The Transmen-ses campaign aims to tackle the issue of silence and disregard for trans men’s menstruation needs, by mobilising gender sensitive health professionals and gender neutral restrooms in Lucknow.

Read more about the campaign here.

A Computer Science engineer by education, Nitisha started her career in the corporate sector, before realising she wanted to work in the development and social justice space. Since then, she has worked with Teach For India and Care India and is from the founding batch of Indian School of Development Management (ISDM), a one of its kind organisation creating leaders for the development sector through its experiential learning post graduate program.

As a Youth Ki Awaaz Menstrual Health Fellow, Nitisha has started Let’s Talk Period, a campaign to mobilise young people to switch to sustainable period products. She says, “80 lakh women in Delhi use non-biodegradable sanitary products, generate 3000 tonnes of menstrual waste, that takes 500-800 years to decompose; which in turn contributes to the health issues of all menstruators, increased burden of waste management on the city and harmful living environment for all citizens.

Let’s Talk Period aims to change this by

Find out more about her campaign here.

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A former Assistant Secretary with the Ministry of Women and Child Development in West Bengal for three months, Lakshmi Bhavya has been championing the cause of menstrual hygiene in her district. By associating herself with the Lalana Campaign, a holistic menstrual hygiene awareness campaign which is conducted by the Anahat NGO, Lakshmi has been slowly breaking taboos when it comes to periods and menstrual hygiene.

A Gender Rights Activist working with the tribal and marginalized communities in india, Srilekha is a PhD scholar working on understanding body and sexuality among tribal girls, to fill the gaps in research around indigenous women and their stories. Srilekha has worked extensively at the grassroots level with community based organisations, through several advocacy initiatives around Gender, Mental Health, Menstrual Hygiene and Sexual and Reproductive Health Rights (SRHR) for the indigenous in Jharkhand, over the last 6 years.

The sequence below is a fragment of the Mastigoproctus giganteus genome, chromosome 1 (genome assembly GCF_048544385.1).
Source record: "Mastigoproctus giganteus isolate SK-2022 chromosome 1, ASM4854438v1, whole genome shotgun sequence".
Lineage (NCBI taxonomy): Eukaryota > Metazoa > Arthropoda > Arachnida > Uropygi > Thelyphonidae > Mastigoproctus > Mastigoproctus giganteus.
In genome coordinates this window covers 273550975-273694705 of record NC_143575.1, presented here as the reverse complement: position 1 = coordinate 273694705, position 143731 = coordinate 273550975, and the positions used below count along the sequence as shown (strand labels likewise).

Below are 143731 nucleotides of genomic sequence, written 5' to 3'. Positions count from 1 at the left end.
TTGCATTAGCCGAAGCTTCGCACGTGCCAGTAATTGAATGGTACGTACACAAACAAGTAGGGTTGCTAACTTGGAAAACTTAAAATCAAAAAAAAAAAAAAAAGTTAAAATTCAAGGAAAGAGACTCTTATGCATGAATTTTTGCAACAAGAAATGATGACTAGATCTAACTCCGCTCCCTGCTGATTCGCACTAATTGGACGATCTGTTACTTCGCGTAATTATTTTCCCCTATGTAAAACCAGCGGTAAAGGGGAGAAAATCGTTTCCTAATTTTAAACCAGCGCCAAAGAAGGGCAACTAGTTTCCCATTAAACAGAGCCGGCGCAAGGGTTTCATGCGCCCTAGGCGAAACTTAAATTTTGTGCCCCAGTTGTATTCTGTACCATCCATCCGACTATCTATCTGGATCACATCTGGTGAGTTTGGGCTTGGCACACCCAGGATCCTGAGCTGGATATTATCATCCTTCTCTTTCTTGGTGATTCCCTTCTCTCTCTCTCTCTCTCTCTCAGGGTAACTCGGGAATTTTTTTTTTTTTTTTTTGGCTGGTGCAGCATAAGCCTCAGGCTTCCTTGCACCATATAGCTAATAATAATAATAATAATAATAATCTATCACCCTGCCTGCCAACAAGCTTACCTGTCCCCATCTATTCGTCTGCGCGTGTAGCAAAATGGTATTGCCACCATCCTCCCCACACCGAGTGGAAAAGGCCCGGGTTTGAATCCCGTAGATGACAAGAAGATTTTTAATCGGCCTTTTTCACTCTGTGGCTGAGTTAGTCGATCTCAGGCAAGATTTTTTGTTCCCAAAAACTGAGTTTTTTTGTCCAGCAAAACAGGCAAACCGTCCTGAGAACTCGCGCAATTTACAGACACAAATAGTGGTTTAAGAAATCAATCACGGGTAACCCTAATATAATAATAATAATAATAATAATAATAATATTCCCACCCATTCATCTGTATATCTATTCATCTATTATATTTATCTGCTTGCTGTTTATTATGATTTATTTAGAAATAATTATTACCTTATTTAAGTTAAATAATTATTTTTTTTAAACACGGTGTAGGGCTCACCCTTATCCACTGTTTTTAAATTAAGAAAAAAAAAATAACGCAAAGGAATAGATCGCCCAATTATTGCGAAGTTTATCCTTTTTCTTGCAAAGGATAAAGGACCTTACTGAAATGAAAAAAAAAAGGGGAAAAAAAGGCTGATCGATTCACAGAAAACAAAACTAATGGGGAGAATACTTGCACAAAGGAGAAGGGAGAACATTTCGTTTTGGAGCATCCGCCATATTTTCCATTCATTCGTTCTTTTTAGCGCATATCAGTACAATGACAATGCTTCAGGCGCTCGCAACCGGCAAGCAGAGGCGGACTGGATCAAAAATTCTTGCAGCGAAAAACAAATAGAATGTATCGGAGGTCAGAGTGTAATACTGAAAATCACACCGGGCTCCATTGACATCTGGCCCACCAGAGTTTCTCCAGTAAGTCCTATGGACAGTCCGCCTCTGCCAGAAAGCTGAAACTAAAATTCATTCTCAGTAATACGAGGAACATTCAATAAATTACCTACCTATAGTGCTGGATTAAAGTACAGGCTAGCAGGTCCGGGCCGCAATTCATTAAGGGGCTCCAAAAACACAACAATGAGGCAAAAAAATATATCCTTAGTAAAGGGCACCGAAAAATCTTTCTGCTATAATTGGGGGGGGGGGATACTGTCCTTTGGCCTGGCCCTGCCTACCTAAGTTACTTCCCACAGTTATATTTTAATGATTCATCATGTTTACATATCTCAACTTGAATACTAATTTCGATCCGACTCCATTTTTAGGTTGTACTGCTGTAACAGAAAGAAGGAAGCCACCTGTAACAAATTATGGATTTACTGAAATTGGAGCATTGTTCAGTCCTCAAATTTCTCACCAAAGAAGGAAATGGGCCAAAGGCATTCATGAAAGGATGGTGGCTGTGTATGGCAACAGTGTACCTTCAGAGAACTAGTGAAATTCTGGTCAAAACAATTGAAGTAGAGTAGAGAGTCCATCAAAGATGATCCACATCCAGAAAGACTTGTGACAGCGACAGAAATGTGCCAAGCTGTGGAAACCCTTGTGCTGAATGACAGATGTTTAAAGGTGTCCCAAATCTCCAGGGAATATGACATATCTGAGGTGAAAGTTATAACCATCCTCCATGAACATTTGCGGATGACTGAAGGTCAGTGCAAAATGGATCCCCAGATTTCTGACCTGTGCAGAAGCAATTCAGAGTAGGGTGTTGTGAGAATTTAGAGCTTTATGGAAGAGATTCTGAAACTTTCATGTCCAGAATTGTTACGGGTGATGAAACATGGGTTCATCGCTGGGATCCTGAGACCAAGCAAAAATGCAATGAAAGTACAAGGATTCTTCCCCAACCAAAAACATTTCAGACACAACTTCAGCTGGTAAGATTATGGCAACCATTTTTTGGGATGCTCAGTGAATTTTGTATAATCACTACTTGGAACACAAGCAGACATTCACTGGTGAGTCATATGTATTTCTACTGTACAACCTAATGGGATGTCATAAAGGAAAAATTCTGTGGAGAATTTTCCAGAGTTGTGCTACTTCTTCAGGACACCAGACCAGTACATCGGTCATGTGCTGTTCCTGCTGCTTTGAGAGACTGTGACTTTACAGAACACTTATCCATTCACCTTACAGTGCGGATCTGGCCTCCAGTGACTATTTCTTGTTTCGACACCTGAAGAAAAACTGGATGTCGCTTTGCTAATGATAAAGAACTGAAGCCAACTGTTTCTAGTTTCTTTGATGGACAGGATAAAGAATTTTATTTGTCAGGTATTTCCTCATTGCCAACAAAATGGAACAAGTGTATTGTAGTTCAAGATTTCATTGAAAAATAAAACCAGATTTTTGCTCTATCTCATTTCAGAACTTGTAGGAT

Srilekha has also contributed to sustainable livelihood projects and legal aid programs for survivors of sex trafficking. She has been conducting research based programs on maternal health, mental health, gender based violence, sex and sexuality. Her interest lies in conducting workshops for young people on life skills, feminism, gender and sexuality, trauma, resilience and interpersonal relationships.

A Guwahati-based college student pursuing her Masters in Tata Institute of Social Sciences, Bidisha started the #BleedwithDignity campaign on the technology platform, demanding that the Government of Assam install
biodegradable sanitary pad vending machines in all government schools across the state. Her petition on has already gathered support from over 90000 people and continues to grow.

Bidisha was selected in’s flagship program ‘She Creates Change’ having run successful online advocacy
campaigns, which were widely recognised. Through the #BleedwithDignity campaign; she organised and celebrated World Menstrual Hygiene Day, 2019 in Guwahati, Assam by hosting a wall mural by collaborating with local organisations. The initiative was widely covered by national and local media, and the mural was later inaugurated by the event’s chief guest Commissioner of Guwahati Municipal Corporation (GMC) Debeswar Malakar, IAS.